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Aleutian Mountain Heath

Definition of the noun Aleutian Mountain Heath

What does Aleutian Mountain Heath mean as a name of something?

Aleutian mountain heath is the vernacular name of the Phyllodoce aleutica, a species of Phyllodoce.

  • geographic area: North America

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Aleutian Mountain Heath

Phyllodoce aleutica (Aleutian Mountain Heath)

The weekend of the Spring Craft Fair at Wisley ... always a good excuse for a visit!

Phyllodoce is a small genus of plants in the heather family, Ericaceae. They are known commonly as mountainheaths, mountain heaths, or mountain heathers. They are native to North America and Eurasia, where they have a circumboreal distribution.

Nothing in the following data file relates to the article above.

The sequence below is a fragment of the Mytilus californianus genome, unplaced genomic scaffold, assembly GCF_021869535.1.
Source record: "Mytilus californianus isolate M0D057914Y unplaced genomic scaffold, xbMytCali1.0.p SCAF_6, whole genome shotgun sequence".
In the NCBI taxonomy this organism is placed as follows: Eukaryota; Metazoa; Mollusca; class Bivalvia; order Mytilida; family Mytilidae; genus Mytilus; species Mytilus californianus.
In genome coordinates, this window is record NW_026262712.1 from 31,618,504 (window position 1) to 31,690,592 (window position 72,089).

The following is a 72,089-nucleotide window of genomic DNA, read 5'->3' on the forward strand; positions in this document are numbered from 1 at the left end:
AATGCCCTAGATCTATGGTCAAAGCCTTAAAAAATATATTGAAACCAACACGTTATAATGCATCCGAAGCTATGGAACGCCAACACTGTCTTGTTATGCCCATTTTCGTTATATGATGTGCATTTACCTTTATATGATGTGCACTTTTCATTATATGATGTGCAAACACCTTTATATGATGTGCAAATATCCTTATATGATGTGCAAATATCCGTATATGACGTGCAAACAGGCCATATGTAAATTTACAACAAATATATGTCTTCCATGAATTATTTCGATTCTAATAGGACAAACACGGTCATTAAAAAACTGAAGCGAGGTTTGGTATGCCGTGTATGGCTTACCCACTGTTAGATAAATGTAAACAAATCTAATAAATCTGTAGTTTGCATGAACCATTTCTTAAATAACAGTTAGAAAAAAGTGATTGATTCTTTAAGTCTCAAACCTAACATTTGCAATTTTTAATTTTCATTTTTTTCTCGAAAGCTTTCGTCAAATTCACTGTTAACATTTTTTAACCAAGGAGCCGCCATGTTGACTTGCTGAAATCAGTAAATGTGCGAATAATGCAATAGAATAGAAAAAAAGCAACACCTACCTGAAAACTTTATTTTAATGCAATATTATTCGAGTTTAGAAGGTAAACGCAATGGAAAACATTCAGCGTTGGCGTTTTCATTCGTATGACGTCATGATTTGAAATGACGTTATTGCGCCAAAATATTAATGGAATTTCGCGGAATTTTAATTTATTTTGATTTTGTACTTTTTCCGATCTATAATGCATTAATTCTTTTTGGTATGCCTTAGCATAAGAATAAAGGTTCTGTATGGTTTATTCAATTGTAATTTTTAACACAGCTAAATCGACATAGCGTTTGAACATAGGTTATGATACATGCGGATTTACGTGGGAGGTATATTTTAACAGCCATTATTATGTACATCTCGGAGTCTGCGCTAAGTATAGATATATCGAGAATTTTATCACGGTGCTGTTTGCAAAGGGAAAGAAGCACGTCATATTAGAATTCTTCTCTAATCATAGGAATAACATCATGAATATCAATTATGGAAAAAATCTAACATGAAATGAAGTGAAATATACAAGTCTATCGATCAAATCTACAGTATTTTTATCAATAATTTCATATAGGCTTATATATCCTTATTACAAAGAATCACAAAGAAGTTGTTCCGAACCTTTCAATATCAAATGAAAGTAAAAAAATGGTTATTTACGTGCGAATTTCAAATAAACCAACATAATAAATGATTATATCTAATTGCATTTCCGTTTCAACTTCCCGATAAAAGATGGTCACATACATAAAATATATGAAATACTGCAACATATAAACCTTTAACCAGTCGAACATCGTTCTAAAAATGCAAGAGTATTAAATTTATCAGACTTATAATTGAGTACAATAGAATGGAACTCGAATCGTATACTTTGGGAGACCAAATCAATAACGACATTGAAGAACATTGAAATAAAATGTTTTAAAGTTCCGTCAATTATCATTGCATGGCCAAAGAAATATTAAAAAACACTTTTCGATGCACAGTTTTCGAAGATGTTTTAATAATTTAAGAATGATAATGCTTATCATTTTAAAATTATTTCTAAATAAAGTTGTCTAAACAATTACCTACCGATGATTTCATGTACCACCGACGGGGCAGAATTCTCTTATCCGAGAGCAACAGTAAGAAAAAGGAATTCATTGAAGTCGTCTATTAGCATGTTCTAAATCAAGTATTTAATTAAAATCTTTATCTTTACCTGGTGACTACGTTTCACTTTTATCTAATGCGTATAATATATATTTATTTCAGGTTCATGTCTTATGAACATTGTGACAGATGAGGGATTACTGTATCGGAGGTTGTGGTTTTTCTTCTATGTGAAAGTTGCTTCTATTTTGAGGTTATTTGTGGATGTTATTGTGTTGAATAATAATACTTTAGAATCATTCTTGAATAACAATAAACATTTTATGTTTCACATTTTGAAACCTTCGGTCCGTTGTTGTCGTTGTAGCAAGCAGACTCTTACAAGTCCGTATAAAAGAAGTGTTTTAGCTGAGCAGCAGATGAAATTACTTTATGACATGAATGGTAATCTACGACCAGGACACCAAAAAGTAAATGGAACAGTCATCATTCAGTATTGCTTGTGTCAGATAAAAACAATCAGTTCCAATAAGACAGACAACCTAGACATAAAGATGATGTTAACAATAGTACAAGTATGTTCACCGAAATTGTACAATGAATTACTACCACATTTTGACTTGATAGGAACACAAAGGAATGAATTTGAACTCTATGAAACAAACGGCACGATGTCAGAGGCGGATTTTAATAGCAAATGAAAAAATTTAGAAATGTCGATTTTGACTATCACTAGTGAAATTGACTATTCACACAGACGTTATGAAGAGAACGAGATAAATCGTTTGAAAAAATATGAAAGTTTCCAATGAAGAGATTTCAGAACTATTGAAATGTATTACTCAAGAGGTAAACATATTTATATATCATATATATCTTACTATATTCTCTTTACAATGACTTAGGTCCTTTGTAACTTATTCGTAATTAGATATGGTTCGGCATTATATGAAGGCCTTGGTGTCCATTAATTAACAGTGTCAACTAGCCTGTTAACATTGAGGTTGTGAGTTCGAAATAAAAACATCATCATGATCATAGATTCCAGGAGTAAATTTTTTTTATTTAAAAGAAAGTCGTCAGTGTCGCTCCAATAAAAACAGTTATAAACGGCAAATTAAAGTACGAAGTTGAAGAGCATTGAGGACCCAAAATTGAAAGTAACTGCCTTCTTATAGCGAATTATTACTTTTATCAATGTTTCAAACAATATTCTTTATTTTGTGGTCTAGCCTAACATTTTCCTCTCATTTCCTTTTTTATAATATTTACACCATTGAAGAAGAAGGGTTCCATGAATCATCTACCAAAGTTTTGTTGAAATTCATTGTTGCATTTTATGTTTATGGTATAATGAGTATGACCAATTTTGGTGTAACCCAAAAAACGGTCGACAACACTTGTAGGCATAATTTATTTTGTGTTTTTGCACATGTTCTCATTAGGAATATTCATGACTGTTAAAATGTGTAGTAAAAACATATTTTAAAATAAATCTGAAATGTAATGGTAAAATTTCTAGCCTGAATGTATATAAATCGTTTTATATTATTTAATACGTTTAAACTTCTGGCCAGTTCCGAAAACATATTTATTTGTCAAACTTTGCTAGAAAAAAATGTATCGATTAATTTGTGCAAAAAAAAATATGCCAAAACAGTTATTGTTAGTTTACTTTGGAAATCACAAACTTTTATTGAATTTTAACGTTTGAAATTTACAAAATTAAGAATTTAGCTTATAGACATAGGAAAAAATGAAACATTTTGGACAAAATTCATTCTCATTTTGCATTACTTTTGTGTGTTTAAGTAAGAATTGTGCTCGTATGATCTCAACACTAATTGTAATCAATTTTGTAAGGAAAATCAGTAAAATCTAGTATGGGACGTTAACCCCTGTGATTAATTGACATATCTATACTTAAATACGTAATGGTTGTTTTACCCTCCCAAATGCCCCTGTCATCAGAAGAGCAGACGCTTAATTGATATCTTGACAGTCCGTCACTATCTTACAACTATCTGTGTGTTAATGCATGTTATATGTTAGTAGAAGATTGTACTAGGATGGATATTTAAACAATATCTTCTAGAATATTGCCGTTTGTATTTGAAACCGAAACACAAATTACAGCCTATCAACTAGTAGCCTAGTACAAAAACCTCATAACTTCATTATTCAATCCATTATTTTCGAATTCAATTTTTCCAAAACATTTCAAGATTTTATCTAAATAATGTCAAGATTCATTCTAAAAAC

Plants of this genus are subshrubs that occur in arctic-alpine regions. They often grow from rhizomes, the stem bases formed by clumps of old leaf stalks. They have erect or spreading stems, the new shoots covered in glandular hairs, the old ones bare, tough, and shreddy. The leaves are alternately arranged. They have narrow, leathery blades that roll under tightly at the edges. The inflorescence is a solitary flower or an array of up to 30. The flower has a cup- or bell-shaped corolla of five petals that are fused together for at least half their lengths. There are usually ten stamens, which sometimes protrude from the corolla. The fruit is a capsule containing over 100 tiny seeds.

There are four to seven or eight species in genus Phyllodoce. Even after detailed phylogenetic analyses the relationships between plants in this genus are still unclear.

Photo credit: wallygrom

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